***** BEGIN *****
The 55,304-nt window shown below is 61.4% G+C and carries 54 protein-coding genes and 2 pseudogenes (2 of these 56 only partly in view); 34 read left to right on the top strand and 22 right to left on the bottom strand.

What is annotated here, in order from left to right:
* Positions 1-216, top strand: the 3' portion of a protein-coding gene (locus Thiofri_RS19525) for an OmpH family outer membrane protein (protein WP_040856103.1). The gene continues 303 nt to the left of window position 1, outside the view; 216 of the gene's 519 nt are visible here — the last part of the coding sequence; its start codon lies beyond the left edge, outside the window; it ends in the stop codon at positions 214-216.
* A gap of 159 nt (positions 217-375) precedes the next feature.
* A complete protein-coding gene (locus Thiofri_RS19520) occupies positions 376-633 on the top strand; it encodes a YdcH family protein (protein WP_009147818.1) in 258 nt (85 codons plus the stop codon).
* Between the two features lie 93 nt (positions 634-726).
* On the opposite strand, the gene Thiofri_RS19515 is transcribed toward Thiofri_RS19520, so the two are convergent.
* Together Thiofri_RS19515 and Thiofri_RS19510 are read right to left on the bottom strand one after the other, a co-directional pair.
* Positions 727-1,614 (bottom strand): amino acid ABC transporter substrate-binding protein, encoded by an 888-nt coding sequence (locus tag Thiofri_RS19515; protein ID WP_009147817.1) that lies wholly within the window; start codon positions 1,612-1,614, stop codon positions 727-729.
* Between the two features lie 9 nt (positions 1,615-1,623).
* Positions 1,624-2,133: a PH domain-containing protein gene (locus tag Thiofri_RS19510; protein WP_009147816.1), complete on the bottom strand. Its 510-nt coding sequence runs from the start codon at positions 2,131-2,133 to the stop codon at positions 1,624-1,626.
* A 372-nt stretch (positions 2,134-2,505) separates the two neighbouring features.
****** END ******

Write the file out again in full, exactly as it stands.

The 55,304-nt window shown below is 61.4% G+C and carries 54 protein-coding genes and 2 pseudogenes (2 of these 56 only partly in view); 34 read left to right on the top strand and 22 right to left on the bottom strand.

What is annotated here, in order from left to right:
* Positions 1-216, top strand: the 3' portion of a protein-coding gene (locus Thiofri_RS19525) for an OmpH family outer membrane protein (protein WP_040856103.1). The gene continues 303 nt to the left of window position 1, outside the view; 216 of the gene's 519 nt are visible here — the last part of the coding sequence; its start codon lies beyond the left edge, outside the window; it ends in the stop codon at positions 214-216.
* A gap of 159 nt (positions 217-375) precedes the next feature.
* A complete protein-coding gene (locus Thiofri_RS19520) occupies positions 376-633 on the top strand; it encodes a YdcH family protein (protein WP_009147818.1) in 258 nt (85 codons plus the stop codon).
* Between the two features lie 93 nt (positions 634-726).
* On the opposite strand, the gene Thiofri_RS19515 is transcribed toward Thiofri_RS19520, so the two are convergent.
* Together Thiofri_RS19515 and Thiofri_RS19510 are read right to left on the bottom strand one after the other, a co-directional pair.
* Positions 727-1,614 (bottom strand): amino acid ABC transporter substrate-binding protein, encoded by an 888-nt coding sequence (locus tag Thiofri_RS19515; protein ID WP_009147817.1) that lies wholly within the window; start codon positions 1,612-1,614, stop codon positions 727-729.
* Between the two features lie 9 nt (positions 1,615-1,623).
* Positions 1,624-2,133: a PH domain-containing protein gene (locus tag Thiofri_RS19510; protein WP_009147816.1), complete on the bottom strand. Its 510-nt coding sequence runs from the start codon at positions 2,131-2,133 to the stop codon at positions 1,624-1,626.
* A 372-nt stretch (positions 2,134-2,505) separates the two neighbouring features.